Even offshoot streets like Coffee and River and Brown are awash in thriving commercial establishments. 


          What once was high was brought low. What once was low has been made high once more.


           Such is the story of Isaiah, the prophet of Advent. Our first Scripture passage today comes from Isaiah 40: 1-5. He is writing at a time when most of his Israelite people were living in captivity in Babylon. For the Jewish people, it was the lowest point of their lowest valley. And their prophet is offering hope, comfort, a view of a pendulum that will one day swing once more in their favor:




Comfort, O comfort my people,
   says your God. 
2 Speak tenderly to Jerusalem,
   and cry to her
that she has served her term,
   that her penalty is paid,
that she has received from the 
Lord’s hand
   double for all her sins. 


3 A voice cries out:
‘In the wilderness prepare the way of the 
   make straight in the desert a highway for our God. 
4 Every valley shall be lifted up,
   and every mountain and hill be made low;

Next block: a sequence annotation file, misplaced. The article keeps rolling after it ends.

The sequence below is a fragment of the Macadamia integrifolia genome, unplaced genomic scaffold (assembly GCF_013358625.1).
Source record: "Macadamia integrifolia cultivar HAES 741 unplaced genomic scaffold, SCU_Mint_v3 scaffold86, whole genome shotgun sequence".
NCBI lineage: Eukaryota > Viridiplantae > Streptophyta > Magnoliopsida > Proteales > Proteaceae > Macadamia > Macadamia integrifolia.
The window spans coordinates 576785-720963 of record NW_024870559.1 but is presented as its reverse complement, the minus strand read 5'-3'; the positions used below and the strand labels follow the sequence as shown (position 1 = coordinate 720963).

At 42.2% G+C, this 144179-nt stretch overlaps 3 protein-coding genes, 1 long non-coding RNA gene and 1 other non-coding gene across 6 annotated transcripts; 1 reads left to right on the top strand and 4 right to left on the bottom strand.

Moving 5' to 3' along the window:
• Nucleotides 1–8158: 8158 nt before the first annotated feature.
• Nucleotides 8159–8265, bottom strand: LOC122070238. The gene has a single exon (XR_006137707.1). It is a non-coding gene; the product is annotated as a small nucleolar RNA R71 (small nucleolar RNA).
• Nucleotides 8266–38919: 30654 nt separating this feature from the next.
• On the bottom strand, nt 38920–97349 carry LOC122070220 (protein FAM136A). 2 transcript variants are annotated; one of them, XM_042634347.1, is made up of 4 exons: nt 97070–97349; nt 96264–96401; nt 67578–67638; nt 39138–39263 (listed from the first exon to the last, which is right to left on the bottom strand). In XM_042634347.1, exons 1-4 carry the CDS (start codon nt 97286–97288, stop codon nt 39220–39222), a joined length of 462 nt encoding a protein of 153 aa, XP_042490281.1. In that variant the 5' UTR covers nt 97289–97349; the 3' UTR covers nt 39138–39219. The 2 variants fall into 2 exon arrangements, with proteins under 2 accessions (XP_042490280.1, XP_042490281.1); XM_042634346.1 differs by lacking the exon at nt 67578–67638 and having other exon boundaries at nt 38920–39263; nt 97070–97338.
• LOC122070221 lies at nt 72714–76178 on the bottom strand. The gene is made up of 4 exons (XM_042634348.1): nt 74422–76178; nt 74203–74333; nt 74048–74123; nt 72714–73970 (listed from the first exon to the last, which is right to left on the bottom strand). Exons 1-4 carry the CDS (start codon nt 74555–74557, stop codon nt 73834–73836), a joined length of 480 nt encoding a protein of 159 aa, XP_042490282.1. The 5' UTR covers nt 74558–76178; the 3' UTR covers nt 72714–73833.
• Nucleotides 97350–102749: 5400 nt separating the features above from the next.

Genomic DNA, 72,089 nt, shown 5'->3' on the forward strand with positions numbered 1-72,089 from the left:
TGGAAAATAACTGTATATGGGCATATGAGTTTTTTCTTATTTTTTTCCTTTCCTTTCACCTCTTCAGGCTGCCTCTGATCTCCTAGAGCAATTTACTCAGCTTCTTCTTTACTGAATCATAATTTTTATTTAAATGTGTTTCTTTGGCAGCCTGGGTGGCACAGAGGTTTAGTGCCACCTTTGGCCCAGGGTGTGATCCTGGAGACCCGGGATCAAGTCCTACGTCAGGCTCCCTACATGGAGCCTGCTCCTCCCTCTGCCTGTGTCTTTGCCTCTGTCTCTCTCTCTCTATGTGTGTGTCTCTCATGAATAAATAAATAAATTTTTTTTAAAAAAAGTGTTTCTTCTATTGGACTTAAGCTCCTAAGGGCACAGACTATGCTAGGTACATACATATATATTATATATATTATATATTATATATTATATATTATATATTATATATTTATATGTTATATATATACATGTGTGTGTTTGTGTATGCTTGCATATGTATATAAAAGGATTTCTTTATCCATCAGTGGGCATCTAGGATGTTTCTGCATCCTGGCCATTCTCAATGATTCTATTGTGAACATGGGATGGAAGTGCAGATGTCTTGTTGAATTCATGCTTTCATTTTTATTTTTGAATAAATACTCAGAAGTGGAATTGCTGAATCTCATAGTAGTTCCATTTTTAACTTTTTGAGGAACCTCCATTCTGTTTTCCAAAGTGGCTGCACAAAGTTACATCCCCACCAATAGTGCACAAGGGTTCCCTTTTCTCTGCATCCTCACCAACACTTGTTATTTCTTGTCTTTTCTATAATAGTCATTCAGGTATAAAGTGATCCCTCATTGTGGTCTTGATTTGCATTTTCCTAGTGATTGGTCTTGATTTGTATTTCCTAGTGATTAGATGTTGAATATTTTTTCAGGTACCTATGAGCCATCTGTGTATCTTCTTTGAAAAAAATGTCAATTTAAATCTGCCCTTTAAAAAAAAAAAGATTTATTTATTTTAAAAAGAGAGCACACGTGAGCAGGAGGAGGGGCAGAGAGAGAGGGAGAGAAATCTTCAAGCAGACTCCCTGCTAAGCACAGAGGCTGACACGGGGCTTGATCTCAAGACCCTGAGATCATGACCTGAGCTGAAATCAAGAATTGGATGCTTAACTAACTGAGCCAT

the uneven ground shall become level,
   and the rough places a plain. 
5 Then the glory of the Lord shall be revealed,
   and all people shall see it together,
   for the mouth of the 
Lord has spoken.’ 




          The only constant is change. If Greenville was a hill in the 1960s, it became a valley in the ’70s, ’80s and ’90s that then became a mountain in the 2000s.


         If Israel was a hill in time of King David, it became a valley during the Babylonian exile that might just become a mountain with the coming of Messiah.




 Every valley shall be lifted up,
   and every mountain and hill be made low.


           This is the promise of Advent. This is the promise of our God, our Emmanuel, coming to be with us. To live among us. To stand in solidarity with us.


           In a similar way, Triune United Methodist Church was a thriving church throughout the first half of the 20th century. I can’t tell you how many people have told me of being baptized here, married here, teaching Sunday school, establishing lifelong friendships.